"Every experience, no matter how bad it seems, holds within it a blessing of some kind. The goal is to find it."
is just what it sounds like -- keeping a journal with the intention of expressing appreciation for the good things in life. It can be as simple as writing one thing you are thankful for, a short list, a few paragraphs. Or it can be long and winding, a detailed account of what's going on in our lives, but always with the question: what can I find to be grateful for?
It may seem deceptively simple at first, but practicing gratitude on a regular basis can actually prove quite powerful. Right away, reflecting on the areas of our life that we are thankful for feels good. And with time, the practice of doing it daily can help hardwire our brains to better recognize the positive things in our lives. Simply by writing about what we are grateful for, without any other circumstances in life changing, we begin to feel happier and more fulfilled.
Overcoming our natural negativity bias
The human brain is an amazing and powerful thing, a great tool with which we can shape the way we perceive the world around us. But our brains have some interesting quirks, too, some of which don't always work in our favor.
The negativity bias is a well documented phenomenon that describes the tendency we have to focus more of our attention on negative events than positive ones. Our spouse can shower us with love, but in one thoughtless gesture ruin our day. We can spend all week dwelling on one negative comment from our boss, and forget in an instant the kind words of a coworker. Receive a dozen rave reviews, but it's the bad one that makes us question if we should throw in the towel.
Giving more weight to negative experiences most likely evolved as a way to help us -- by having a more attuned response to danger, we up our chances of avoiding it. But for most of us, focusing on the negative things we experience in our day to day lives actually causes us more harm than simply being able to move on from them.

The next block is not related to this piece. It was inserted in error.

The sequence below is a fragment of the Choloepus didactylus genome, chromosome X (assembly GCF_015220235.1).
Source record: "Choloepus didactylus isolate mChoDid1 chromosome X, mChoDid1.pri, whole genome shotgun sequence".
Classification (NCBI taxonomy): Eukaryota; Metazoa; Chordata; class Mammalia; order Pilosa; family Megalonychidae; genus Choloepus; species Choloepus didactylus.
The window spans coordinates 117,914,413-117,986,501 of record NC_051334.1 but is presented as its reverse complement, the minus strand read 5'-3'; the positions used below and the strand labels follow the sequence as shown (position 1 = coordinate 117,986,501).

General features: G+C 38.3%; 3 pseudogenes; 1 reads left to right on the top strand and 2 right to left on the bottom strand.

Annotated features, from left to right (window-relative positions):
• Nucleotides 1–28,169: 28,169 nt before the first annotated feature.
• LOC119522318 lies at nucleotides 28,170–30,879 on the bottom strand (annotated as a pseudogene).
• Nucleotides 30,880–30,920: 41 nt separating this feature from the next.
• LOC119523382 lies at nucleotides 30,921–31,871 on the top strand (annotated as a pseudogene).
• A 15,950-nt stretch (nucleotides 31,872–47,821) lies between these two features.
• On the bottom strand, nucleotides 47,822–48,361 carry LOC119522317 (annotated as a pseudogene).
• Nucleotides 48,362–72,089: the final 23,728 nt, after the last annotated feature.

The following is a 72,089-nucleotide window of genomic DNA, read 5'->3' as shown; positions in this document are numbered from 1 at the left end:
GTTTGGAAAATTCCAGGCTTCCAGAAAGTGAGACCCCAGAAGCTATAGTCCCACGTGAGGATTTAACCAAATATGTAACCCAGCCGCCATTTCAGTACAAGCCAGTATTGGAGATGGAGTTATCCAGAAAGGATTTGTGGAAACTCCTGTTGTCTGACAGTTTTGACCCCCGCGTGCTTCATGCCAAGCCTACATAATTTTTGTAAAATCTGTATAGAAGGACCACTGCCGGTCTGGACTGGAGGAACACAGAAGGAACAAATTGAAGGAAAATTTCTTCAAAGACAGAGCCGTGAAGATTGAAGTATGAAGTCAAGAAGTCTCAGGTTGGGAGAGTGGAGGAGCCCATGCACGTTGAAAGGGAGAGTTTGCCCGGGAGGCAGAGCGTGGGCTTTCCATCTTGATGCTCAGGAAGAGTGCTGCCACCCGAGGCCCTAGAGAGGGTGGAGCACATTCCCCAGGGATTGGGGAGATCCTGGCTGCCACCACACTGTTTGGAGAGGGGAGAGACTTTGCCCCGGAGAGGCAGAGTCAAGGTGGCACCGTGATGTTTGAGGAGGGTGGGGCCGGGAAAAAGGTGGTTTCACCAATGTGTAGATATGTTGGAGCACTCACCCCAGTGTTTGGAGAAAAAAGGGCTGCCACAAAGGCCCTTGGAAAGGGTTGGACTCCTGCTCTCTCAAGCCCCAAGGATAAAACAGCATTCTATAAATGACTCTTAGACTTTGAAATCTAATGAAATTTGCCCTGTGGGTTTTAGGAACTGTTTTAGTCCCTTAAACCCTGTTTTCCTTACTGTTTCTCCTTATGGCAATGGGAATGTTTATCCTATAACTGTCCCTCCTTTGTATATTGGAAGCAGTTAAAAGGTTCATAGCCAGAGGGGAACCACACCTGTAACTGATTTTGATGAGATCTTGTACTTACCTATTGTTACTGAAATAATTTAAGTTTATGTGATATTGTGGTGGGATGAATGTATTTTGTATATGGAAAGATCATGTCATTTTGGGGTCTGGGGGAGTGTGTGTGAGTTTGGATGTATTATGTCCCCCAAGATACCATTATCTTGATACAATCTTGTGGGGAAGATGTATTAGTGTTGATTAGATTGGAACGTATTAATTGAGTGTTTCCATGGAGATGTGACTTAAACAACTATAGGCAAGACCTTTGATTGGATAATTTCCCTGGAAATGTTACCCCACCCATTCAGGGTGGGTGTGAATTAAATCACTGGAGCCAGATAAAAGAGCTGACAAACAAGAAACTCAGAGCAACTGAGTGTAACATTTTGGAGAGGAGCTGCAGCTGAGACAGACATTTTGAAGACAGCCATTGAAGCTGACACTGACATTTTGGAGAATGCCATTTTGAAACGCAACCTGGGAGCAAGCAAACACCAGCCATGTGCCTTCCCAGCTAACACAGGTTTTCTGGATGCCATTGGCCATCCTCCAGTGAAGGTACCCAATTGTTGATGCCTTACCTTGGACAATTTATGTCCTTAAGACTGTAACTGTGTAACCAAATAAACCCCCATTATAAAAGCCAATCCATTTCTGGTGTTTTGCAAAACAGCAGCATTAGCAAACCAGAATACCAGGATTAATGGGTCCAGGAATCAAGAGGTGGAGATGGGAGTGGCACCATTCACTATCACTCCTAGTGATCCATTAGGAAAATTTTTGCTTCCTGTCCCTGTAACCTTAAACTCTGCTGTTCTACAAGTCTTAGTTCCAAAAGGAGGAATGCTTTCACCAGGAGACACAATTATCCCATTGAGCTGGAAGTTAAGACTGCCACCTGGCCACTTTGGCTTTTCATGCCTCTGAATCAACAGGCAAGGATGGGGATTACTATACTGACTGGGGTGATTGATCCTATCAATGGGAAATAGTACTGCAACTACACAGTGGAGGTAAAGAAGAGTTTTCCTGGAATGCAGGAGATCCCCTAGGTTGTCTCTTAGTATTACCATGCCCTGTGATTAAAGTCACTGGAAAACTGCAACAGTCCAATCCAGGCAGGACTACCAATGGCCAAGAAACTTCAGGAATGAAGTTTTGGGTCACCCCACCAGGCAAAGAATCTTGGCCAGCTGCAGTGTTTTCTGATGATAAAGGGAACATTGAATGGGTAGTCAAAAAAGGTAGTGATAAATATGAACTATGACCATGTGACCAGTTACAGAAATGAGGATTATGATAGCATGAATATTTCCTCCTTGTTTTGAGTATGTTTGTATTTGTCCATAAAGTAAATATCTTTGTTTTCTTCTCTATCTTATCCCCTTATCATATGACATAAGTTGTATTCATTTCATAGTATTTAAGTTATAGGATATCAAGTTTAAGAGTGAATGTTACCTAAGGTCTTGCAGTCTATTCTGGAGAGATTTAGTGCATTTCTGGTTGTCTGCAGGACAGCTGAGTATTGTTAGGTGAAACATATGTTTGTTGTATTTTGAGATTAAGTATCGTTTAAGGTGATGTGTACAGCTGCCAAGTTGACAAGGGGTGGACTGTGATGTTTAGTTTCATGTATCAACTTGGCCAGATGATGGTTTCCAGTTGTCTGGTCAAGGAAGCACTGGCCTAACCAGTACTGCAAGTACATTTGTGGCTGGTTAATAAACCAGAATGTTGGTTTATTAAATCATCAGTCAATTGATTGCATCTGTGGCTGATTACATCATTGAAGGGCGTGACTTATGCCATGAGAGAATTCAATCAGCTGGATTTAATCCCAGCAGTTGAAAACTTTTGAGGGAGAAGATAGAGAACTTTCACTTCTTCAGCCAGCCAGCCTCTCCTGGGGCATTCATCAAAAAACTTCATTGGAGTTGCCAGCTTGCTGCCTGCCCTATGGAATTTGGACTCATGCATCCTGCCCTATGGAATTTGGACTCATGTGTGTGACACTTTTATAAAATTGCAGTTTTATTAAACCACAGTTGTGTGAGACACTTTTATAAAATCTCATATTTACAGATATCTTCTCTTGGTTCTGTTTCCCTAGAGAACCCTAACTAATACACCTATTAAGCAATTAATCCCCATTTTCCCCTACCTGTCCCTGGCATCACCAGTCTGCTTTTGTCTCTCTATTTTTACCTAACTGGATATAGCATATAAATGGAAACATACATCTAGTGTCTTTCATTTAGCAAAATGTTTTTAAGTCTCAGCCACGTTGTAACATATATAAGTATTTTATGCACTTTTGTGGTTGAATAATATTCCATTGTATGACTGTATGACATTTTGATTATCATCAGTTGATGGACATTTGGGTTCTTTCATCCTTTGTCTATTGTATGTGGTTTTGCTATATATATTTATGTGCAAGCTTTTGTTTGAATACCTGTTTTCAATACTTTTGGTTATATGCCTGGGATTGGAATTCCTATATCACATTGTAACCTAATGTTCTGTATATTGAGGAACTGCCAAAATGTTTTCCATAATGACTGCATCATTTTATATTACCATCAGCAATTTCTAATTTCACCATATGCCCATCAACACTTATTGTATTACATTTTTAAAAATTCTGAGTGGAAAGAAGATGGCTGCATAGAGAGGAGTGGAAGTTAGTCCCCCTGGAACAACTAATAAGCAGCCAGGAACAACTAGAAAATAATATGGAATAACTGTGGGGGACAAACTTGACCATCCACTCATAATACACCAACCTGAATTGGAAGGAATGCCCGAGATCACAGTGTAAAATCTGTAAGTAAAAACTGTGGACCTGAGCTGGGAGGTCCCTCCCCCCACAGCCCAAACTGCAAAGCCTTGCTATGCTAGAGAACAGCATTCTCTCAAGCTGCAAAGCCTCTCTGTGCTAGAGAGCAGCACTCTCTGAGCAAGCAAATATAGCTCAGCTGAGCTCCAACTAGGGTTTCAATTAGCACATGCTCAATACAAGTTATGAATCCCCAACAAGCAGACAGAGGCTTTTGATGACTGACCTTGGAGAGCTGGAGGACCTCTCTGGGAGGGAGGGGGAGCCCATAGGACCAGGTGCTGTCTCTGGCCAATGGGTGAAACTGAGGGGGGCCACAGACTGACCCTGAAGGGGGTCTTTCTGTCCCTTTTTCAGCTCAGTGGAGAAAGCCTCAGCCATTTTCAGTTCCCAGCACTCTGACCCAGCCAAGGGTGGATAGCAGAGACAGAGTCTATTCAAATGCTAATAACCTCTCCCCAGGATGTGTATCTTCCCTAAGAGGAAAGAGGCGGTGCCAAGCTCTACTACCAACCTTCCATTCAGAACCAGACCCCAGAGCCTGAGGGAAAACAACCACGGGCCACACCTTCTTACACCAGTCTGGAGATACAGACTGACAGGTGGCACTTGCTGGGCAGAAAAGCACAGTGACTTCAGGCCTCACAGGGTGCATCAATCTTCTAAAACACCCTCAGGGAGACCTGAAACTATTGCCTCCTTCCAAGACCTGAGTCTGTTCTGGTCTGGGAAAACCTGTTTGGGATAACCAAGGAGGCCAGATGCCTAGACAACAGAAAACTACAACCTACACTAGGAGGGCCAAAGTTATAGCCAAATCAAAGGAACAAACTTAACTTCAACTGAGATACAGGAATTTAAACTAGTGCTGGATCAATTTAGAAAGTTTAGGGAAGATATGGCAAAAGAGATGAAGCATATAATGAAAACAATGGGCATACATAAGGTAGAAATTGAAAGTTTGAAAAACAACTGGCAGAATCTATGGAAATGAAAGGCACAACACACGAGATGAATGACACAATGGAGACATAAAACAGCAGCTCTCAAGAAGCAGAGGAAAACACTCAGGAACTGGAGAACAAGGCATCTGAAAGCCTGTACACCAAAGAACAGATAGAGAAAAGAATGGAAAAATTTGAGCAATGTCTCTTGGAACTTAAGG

Fortunately, there is something we can do to counteract this habitual thinking. Because habit it is -- and like any habit, it can be broken and new ones can be formed. By actively taking time to notice and appreciate the small, positive things in life, we begin to strengthen the connections in our brain that fire when we experience something good. Basically, by working out our gratitude muscle, it gets stronger. And just like anything that takes practice, the more often we do it the easier and more second-nature it becomes.
The key to changing those old, ingrained thought-habits is practicing gratitude or other forms of mindfulness on a steady, consistent basis. A gratitude practice can take many forms. It can be as simple as asking your partner every night before bed what their favorite part of the day was, and spending a few moments reflecting yourself. It can be a set of affirmations or a mantra you say to yourself, a daily prayer, or a meditation practice. Any time set aside to consciously, intentionally appreciate life.
Journaling is an easy method for cultivating gratitude, and comes with a few added benefits. It allows you to look back on each page and see, in physical form, how much good there is in your life. And for many of us, the process of writing something down helps form stronger, more lasting connections in our brain. You may also find that the simple act of writing can help you discover how you truly feel about things, which can lead to personal breakthroughs.
There is no right or wrong way to practice gratitude. The important thing is that you find a way that feels good to you, that's easy and enjoyable enough to stick to. Use this website as a source of inspiration and ideas. You can start by reading my personal story with gratitude journaling, or you can you can check out the blog, where you'll find articles on gratitude, mindfulness, journaling, and more. You can also check out the reading recommendations page for books on these topics and others.